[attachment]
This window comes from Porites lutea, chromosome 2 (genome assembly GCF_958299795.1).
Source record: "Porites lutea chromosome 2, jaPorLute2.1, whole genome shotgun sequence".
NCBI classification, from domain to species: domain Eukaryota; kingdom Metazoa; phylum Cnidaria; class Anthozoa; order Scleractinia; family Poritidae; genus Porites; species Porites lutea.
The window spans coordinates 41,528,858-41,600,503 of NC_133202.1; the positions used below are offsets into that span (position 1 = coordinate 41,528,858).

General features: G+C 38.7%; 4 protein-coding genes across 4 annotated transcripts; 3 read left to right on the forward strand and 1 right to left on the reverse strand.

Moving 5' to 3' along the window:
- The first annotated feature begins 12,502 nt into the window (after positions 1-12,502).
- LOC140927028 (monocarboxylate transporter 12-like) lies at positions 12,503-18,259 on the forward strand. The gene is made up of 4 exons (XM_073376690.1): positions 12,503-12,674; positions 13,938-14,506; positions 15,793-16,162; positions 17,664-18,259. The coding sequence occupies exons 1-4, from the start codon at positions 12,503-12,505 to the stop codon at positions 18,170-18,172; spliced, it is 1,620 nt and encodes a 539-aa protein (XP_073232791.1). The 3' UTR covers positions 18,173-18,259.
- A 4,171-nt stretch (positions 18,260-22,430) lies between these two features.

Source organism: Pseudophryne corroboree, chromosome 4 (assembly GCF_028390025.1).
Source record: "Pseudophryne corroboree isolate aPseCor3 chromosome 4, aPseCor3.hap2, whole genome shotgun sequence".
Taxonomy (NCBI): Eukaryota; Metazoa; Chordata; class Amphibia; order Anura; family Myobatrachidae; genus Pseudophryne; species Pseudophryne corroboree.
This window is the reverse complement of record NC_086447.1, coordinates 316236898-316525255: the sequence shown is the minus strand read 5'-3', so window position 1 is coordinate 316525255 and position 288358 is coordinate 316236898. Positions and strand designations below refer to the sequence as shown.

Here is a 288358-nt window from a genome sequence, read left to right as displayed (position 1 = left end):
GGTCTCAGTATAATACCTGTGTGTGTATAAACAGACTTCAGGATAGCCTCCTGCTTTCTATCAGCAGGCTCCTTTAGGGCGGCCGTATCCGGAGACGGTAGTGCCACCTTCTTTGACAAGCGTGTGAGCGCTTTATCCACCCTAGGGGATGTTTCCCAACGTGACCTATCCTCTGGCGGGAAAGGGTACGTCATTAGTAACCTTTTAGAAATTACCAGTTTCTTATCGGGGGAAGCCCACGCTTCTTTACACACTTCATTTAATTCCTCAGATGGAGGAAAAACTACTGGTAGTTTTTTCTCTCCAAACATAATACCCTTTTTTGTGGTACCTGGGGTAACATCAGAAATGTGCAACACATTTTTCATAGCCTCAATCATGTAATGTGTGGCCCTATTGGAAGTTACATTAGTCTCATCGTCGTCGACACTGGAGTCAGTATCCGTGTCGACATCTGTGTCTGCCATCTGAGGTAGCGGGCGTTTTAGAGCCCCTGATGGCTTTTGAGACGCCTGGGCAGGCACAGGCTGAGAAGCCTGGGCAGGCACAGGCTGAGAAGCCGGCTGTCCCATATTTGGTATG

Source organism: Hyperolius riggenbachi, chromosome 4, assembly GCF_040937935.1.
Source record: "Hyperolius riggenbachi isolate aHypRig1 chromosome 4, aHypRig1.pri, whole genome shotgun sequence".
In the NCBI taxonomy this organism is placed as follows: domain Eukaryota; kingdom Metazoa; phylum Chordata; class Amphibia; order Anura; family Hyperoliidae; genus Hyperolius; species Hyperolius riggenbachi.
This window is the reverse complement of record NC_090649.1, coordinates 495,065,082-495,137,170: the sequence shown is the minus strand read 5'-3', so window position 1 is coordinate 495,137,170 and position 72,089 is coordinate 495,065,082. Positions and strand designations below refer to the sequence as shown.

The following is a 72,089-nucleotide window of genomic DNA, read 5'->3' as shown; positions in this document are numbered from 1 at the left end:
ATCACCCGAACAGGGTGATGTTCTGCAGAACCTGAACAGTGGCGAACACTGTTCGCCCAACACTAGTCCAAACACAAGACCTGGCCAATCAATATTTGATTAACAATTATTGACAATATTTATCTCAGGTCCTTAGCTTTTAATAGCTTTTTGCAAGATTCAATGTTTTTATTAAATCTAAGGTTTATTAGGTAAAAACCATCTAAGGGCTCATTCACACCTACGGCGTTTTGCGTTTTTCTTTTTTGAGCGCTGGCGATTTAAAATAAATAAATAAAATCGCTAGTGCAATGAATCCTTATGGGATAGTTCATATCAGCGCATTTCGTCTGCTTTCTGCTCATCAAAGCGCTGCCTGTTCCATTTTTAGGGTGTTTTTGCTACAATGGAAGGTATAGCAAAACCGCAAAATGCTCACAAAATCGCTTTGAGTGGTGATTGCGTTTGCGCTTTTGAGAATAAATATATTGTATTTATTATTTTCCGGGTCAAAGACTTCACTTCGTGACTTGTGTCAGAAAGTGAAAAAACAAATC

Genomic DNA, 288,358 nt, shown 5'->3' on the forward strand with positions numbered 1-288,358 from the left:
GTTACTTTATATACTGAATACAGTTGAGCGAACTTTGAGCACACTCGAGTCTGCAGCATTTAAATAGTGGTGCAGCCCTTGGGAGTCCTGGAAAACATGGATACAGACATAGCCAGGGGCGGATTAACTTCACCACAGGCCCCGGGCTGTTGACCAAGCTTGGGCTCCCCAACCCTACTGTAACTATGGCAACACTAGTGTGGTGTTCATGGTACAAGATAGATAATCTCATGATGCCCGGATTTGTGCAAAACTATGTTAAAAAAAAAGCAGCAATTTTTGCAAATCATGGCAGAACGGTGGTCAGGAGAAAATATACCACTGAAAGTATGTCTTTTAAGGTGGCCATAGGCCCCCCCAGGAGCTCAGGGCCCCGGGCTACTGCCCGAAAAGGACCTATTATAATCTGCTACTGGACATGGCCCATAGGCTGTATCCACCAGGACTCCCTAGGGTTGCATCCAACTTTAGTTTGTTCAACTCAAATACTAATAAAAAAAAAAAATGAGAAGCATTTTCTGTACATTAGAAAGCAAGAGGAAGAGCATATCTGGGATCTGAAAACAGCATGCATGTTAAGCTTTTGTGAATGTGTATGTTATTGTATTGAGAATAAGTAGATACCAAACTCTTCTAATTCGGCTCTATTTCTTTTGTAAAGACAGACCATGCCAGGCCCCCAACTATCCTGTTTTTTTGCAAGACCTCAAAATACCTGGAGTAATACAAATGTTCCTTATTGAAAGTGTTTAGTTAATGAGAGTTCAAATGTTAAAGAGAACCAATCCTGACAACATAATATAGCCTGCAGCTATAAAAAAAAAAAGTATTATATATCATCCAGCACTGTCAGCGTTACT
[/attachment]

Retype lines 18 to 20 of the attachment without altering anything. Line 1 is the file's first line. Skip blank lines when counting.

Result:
In the NCBI taxonomy this organism is placed as follows: domain Eukaryota; kingdom Metazoa; phylum Chordata; class Amphibia; order Anura; family Hyperoliidae; genus Hyperolius; species Hyperolius riggenbachi.
This window is the reverse complement of record NC_090649.1, coordinates 495,065,082-495,137,170: the sequence shown is the minus strand read 5'-3', so window position 1 is coordinate 495,137,170 and position 72,089 is coordinate 495,065,082. Positions and strand designations below refer to the sequence as shown.

The following is a 72,089-nucleotide window of genomic DNA, read 5'->3' as shown; positions in this document are numbered from 1 at the left end: